Delving through the record racks...

Hearing my music for the first time on vinyl was a big deal.

I could hear details from the studio which are often lost on digital, I was hearing my songs exactly the way I wished everybody could hear them. The bottom end wasn’t lost, the delays felt like they were dancing around my room and the vocals were warm, welcoming.

For me, the magic of vinyl is the moment in which they create and when you hear your favourite song or record in one of it’s purest forms you do wonder why we bother with music in any other way.

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Alabama Shakes - 'Sound And Colour'

I’ve been a fan of this band since their gorgeous debut, and have spent many car journeys screaming the words at my windscreen but this follow up was everything.

The amount of space in this record is stunning, the bottom end hits me and fills my room with so much beast. 'Don’t Wanna Fight' is a belter of a song, Bryony’s vocals are massive and it’s produced by a favourite guitarist of mine, Blake Mills. Get some decent headphones and lose yourself in this. It’ll be worth it.

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Bruce Springsteen - 'Nebraska'

This record was my introduction to Brucey and as soon as I heard 'Atlantic City' my heart crumbled with such a deep sadness that almost comforted me, so now every time I need to hear a sad song to make me feel good, this is my go-to.

It’s stunning start to finish and in my personal opinion his best. I know a lot of people will and usually do disagree.

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Joy - Original Soundtrack

I have a really big emotional connection to this film. What's more inspiring than watching quite an ordinary woman with a great idea and turn it into something extraordinary? I knew I would love it, because I love everything J-Law does, however the soundtrack is unbelievably strong. As soon the film opens with Cream's 'I Feel Free' my heart was racing.

That feeling didn’t die when I took the record home, either (I was like a child at Christmas when I found it in the sale bin at Rough Trade) because the quality of the vinyl itself is stunning, super heavyweight light blue with not one pop to be heard for the entire spin. It carries it’s massive soundtrack so so well.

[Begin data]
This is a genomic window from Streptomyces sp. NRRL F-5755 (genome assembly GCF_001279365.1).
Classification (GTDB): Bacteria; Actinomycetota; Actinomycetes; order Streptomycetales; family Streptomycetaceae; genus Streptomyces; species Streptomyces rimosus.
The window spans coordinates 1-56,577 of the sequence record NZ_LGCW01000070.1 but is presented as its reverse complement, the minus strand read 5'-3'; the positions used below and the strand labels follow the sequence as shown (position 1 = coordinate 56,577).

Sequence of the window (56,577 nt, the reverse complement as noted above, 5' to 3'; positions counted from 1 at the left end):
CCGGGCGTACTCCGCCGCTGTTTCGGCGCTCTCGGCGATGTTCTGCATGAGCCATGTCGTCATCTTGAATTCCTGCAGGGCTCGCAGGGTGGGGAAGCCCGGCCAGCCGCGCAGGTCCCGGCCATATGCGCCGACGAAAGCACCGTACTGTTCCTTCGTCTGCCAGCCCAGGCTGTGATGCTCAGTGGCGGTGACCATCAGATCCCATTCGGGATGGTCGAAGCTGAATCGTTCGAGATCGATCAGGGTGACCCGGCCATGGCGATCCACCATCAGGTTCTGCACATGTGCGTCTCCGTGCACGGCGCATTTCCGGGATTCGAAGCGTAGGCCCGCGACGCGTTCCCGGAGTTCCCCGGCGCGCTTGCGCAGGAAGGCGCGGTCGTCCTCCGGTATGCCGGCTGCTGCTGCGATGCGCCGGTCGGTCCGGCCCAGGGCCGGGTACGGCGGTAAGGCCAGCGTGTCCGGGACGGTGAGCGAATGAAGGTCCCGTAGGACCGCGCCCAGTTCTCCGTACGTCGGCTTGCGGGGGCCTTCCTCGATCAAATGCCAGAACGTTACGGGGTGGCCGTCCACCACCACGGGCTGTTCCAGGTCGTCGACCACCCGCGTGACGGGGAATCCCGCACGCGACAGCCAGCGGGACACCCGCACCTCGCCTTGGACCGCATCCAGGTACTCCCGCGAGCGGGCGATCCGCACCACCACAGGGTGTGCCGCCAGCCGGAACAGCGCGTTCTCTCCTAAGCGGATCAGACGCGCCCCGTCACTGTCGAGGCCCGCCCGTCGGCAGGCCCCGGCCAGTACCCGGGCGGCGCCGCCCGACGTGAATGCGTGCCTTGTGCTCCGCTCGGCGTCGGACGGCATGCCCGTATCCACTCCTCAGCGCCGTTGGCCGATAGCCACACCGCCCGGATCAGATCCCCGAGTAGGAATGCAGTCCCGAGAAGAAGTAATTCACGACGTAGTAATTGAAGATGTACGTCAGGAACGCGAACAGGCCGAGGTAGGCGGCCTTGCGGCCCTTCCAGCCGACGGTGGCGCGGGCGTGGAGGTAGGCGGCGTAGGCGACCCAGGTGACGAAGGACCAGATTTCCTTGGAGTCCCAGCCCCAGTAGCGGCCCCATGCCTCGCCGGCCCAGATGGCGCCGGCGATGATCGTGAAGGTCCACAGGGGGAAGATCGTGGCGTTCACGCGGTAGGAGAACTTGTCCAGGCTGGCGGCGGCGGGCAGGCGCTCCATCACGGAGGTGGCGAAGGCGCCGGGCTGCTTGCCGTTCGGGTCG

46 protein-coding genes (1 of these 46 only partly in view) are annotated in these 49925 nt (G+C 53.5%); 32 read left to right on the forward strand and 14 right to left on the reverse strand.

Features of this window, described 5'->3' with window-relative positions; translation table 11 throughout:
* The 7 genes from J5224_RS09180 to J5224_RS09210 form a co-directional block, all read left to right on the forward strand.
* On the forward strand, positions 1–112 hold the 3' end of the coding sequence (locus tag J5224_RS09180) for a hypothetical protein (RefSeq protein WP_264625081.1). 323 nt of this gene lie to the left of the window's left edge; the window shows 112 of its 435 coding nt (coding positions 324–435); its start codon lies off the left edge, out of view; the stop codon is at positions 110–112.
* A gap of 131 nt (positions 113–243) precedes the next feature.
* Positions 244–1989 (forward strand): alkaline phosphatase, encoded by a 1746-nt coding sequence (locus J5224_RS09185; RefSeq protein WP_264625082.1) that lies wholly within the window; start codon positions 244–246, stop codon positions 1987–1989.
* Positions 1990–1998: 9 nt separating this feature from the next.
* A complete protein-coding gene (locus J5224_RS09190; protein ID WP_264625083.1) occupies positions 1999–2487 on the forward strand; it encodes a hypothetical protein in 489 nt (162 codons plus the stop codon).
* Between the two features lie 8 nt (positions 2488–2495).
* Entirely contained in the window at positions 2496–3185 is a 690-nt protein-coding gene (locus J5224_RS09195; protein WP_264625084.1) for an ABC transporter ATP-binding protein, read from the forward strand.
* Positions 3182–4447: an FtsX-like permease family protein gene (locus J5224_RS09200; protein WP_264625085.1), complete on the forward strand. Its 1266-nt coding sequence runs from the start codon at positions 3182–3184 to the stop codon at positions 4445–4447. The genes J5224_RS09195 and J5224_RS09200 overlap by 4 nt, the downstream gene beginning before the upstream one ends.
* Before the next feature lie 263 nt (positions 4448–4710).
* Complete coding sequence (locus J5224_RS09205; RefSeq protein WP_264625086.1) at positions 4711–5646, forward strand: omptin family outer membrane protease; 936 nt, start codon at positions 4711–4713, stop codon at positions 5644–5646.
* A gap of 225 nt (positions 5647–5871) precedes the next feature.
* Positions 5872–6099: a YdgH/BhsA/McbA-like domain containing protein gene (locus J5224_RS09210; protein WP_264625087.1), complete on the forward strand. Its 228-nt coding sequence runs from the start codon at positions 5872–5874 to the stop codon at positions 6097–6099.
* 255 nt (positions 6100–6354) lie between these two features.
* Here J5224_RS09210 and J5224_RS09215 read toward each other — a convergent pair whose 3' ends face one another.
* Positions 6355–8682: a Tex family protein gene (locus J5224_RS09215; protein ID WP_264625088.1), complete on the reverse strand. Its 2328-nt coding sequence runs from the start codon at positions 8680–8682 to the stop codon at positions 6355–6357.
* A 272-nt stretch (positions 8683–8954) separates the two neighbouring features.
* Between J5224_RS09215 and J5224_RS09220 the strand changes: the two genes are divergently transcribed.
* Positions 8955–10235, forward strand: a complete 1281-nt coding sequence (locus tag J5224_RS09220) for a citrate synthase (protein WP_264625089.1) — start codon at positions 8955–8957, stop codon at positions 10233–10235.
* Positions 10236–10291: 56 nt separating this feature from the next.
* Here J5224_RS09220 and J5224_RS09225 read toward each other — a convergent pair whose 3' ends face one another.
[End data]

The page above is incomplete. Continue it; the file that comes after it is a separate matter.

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Led Zeppelin - 'IV'

This record was the first I’d ever heard of Led Zeppelin, and ‘When The Levee Breaks’ is one of my favourite songs of all time. The drums in this song are huge and hearing these on vinyl really makes all of that space and reverb jump out.

This was gifted to me by a friend of mine, John, who I used to make coffee for in my hometown. It’s a classic, the sort of record I’ll be passing onto my children.

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KT Tunstall - 'Invisible Empire'

Sometimes I feel like the only person who has heard this KT record or I’m always hassling others to go home and listen to it because it’s staggering.

I have loved her from the very start. However, this record really has stayed with me. Perhaps it was a mix of coming into my life just at the right time, but ‘Feel It All’ is one of the most beautiful songs I’ve ever heard.

This record feels personal, tells a story about the hardship of love, loss and life and I think everyone would benefit from taking a listen. You can tell it was recorded to tape too, it has so much warmth and life to it and it always welcomes me back home when I need it.

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Charlotte Carpenter's new EP 'Shelter' is out now. Catch her at the following shows:

October
23 Birmingham The Sunflower Lounge
24 Norwich Open
25 Guildford Star Inn
26 Sheffield Record Junkee
27 Leicester The Cookie
29 Tynemouth Surf Cafe (free entry)

November
1 London St Pancras Old Church

For tickets to the latest Charlotte Carpenter shows click HERE.

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